Astronomy students experience history through theatre

On Thursday, Feb. 13, a group of students from Mr. Howarth’s astronomy class and the Astronomy Club traveled to Ford’s Theatre to see a production of Lauren Gunderson’s Silent Sky.

The play tells the story of Henrietta Swan Leavitt, an early astronomer who worked against limited roles for women in science at the Harvard College Observatory. She spent years working without pay, and even when she was able to do research rather than calculations, she struggled to receive credit.

But in 1912, she published her research on the relationship between the brightness of a star and the time period between cycles of changes in its brightness. Her work helped future astronomers measure the distance between stars and the earth and eventually assisted Edwin Hubble’s discovery of the first galaxy outside of the Milky Way.

Tia Wilson ’20 said that “it was a pretty interesting story. I didn’t know that there were all women doing [the calculations] and about all the discoveries they found.”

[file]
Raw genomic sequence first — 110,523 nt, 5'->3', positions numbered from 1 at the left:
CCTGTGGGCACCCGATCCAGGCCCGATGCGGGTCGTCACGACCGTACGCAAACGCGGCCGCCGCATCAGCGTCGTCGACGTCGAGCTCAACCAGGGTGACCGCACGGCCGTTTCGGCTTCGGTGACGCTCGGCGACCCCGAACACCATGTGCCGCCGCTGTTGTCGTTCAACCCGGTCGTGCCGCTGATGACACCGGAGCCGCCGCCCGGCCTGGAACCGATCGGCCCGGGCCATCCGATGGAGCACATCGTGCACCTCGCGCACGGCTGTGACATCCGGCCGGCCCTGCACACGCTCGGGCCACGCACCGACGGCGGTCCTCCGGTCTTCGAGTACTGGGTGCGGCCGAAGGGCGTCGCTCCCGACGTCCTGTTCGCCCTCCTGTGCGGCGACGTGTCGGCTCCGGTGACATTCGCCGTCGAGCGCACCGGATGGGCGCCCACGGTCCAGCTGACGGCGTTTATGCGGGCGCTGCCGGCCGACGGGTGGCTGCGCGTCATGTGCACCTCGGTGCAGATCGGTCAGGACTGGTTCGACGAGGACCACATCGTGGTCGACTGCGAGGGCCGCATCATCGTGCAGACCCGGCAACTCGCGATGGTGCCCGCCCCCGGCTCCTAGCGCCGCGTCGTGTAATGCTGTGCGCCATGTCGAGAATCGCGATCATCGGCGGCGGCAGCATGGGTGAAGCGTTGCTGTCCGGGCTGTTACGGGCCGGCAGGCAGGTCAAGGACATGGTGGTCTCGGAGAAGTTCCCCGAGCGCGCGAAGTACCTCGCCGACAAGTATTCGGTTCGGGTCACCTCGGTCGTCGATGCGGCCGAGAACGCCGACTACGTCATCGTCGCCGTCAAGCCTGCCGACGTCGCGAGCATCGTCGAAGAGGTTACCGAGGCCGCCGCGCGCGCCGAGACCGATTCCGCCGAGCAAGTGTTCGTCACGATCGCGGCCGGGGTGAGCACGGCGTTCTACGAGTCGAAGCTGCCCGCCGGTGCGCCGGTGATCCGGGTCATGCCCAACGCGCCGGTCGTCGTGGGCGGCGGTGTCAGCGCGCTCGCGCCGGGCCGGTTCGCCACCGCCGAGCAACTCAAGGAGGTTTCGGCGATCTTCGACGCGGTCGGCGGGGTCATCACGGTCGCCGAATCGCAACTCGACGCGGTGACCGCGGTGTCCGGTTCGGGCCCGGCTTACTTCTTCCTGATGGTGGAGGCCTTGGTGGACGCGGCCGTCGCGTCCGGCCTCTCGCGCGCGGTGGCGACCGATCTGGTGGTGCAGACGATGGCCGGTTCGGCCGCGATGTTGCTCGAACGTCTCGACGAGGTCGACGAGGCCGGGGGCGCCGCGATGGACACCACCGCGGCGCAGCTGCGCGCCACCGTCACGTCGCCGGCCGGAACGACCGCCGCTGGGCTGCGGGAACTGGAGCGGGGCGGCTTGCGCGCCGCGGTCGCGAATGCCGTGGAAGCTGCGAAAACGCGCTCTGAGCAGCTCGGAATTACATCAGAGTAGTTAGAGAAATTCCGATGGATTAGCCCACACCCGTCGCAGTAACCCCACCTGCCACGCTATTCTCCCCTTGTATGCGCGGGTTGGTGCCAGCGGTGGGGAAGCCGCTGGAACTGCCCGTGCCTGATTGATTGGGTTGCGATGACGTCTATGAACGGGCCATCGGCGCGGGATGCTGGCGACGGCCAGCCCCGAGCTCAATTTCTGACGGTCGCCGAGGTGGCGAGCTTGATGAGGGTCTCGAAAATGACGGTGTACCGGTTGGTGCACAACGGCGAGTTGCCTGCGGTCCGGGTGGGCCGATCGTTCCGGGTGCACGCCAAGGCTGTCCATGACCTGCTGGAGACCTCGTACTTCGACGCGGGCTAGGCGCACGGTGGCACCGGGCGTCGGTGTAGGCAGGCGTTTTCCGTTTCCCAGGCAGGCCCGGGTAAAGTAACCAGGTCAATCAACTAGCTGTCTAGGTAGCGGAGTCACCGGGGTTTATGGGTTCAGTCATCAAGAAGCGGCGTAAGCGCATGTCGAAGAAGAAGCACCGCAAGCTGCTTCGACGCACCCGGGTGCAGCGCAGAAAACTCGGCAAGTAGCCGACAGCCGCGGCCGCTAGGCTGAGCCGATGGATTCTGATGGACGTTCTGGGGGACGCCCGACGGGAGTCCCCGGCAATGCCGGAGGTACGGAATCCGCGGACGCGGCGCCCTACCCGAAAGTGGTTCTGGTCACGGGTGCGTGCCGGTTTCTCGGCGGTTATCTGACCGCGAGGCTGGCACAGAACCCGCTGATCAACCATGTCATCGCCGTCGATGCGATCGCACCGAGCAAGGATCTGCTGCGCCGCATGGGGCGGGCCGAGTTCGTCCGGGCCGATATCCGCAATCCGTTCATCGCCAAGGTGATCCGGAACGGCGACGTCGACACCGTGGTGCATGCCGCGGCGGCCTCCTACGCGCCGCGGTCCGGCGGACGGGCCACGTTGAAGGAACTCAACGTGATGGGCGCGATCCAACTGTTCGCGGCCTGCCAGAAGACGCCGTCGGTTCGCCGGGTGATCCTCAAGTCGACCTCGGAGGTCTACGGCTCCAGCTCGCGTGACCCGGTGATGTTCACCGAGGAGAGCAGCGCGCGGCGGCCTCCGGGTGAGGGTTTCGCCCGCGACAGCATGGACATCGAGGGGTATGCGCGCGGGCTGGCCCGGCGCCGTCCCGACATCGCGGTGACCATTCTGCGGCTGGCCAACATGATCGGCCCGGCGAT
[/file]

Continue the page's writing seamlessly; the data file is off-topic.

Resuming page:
Zachary Magrogan ’20, vice president of Astronomy Club, said that he liked how the play made the story accessible. “They made it seem that what she discovered was not as complicated or complex as it actually was,” he said. 

Leavitt catalogued more than 2,400 stars over 28 years working at Harvard, and in 1921, she was named head of stellar photometry. Even though she passed away later that year, she was nominated for the 1925 Nobel Prize for her research.

Mr. Howarth learned about the play previously while teaching in McLean, VA, but was unable to attend at that point. When he heard about the production at Ford’s Theatre, he knew he had to bring his students. 

Howarth said Levitt’s achievements were amazing. “If it weren’t for her determining how to measure how far stars away were, astronomers would be grasping around in the dark, literally,” he said afterwards. “She died too soon and deserved the Nobel Prize.”

The trip brought together people of different interests. James Holt ’20 said he went because “I’m really into history and I wanted to see Ford’s Theatre,” but also said that “it’s pretty crazy what she discovered.”

Sophia Harrison ’20, a theatre student, said, “I’m not super into astronomy as a whole, but I think they made it really fascinating,” and thought the production was well done. 

If you missed the trip, the Ford’s Theatre Society will be performing through Feb. 23. For more information, visit fords.org. 

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